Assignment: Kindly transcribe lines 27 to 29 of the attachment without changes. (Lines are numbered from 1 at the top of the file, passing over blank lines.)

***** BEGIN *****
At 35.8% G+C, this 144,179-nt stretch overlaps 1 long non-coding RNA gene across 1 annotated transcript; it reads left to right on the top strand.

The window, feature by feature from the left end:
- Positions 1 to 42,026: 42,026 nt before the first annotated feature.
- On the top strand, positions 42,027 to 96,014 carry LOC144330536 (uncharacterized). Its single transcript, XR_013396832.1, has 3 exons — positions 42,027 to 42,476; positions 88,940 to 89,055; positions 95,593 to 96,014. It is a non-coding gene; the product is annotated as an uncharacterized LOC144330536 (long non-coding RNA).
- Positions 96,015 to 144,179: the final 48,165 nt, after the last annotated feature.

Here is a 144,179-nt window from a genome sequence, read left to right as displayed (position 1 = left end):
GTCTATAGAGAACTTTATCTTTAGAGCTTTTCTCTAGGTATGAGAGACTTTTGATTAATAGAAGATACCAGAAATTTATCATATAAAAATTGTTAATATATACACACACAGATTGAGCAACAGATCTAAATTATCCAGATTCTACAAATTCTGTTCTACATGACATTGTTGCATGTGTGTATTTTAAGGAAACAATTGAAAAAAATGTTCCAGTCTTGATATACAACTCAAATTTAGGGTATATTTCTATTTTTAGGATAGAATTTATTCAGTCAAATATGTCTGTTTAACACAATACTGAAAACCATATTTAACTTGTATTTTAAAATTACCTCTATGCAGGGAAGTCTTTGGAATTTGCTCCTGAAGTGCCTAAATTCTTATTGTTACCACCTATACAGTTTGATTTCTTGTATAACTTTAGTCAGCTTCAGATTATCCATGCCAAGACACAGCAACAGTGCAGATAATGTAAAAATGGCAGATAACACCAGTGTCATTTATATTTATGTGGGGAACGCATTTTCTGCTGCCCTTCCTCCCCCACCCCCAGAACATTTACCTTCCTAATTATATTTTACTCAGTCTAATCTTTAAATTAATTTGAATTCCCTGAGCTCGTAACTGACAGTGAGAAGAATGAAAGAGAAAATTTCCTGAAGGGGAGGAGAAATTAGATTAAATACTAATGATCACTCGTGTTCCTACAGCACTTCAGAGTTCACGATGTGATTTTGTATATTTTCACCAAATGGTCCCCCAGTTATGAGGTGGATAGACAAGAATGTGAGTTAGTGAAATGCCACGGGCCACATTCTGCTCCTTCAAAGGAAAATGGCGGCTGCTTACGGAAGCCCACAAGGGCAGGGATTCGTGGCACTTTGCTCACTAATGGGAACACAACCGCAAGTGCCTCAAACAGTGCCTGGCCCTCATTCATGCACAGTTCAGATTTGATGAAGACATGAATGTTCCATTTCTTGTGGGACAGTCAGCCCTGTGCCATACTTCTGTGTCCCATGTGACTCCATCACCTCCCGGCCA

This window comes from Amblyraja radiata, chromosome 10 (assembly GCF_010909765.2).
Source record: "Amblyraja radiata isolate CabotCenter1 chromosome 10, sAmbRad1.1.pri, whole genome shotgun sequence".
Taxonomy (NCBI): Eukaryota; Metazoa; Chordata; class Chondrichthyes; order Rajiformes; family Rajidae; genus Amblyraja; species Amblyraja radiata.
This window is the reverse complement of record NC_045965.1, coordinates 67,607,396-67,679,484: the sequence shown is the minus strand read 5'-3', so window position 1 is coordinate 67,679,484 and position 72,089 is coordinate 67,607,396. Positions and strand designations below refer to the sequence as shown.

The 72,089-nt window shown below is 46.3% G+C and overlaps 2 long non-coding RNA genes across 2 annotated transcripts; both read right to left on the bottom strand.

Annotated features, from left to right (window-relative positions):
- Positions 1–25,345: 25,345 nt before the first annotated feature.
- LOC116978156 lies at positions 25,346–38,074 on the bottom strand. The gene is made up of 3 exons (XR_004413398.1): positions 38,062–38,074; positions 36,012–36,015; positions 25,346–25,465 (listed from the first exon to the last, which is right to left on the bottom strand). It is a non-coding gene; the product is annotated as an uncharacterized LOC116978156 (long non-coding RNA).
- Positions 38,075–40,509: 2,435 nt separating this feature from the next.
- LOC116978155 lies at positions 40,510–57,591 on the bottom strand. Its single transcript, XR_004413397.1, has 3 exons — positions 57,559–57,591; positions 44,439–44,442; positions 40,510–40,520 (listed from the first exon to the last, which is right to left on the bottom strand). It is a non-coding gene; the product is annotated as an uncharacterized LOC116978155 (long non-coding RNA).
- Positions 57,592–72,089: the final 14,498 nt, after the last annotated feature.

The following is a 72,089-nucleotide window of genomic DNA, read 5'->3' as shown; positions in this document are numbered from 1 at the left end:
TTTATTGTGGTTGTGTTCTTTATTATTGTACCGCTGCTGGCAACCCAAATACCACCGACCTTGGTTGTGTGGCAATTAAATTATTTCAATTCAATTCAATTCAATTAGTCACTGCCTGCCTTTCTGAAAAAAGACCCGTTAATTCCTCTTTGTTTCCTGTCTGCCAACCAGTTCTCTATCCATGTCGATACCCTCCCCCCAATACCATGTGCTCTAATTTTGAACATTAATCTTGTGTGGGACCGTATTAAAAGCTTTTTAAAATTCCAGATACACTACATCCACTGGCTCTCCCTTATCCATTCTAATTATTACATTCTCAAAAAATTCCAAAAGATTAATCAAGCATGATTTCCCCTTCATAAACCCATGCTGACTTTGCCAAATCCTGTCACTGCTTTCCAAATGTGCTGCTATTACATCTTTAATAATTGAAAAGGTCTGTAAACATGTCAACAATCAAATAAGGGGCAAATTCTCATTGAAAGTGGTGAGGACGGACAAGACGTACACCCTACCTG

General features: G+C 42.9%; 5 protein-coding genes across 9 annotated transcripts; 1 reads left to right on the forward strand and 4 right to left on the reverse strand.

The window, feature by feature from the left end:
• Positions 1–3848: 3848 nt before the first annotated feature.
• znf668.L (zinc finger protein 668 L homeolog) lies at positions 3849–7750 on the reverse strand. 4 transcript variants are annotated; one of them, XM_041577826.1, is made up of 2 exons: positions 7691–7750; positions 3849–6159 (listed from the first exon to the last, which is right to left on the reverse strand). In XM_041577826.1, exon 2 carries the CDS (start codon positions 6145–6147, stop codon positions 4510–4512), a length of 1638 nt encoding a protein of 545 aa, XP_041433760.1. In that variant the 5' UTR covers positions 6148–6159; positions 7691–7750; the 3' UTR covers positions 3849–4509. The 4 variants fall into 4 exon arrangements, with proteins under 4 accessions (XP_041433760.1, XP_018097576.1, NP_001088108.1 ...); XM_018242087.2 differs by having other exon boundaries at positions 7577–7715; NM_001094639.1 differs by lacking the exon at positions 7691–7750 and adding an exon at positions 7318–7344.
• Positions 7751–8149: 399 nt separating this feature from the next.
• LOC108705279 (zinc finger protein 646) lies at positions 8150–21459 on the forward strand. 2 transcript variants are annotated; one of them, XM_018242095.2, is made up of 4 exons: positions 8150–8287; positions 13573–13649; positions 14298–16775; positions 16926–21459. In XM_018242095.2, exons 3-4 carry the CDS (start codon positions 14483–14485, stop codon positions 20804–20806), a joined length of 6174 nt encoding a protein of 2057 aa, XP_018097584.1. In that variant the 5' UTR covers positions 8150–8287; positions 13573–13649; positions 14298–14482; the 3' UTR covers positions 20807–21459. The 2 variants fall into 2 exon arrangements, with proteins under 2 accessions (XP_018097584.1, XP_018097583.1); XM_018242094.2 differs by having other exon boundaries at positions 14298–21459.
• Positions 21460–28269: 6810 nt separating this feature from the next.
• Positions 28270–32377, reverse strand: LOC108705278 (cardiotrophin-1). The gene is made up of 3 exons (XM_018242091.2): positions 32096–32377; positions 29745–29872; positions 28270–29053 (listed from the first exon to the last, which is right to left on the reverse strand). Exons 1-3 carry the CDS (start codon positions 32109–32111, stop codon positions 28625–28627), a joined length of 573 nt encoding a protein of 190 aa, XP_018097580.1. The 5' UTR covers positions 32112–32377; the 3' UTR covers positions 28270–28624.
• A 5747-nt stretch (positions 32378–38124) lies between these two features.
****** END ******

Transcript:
• Positions 21460–28269: 6810 nt separating this feature from the next.
• Positions 28270–32377, reverse strand: LOC108705278 (cardiotrophin-1). The gene is made up of 3 exons (XM_018242091.2): positions 32096–32377; positions 29745–29872; positions 28270–29053 (listed from the first exon to the last, which is right to left on the reverse strand). Exons 1-3 carry the CDS (start codon positions 32109–32111, stop codon positions 28625–28627), a joined length of 573 nt encoding a protein of 190 aa, XP_018097580.1. The 5' UTR covers positions 32112–32377; the 3' UTR covers positions 28270–28624.
• A 5747-nt stretch (positions 32378–38124) lies between these two features.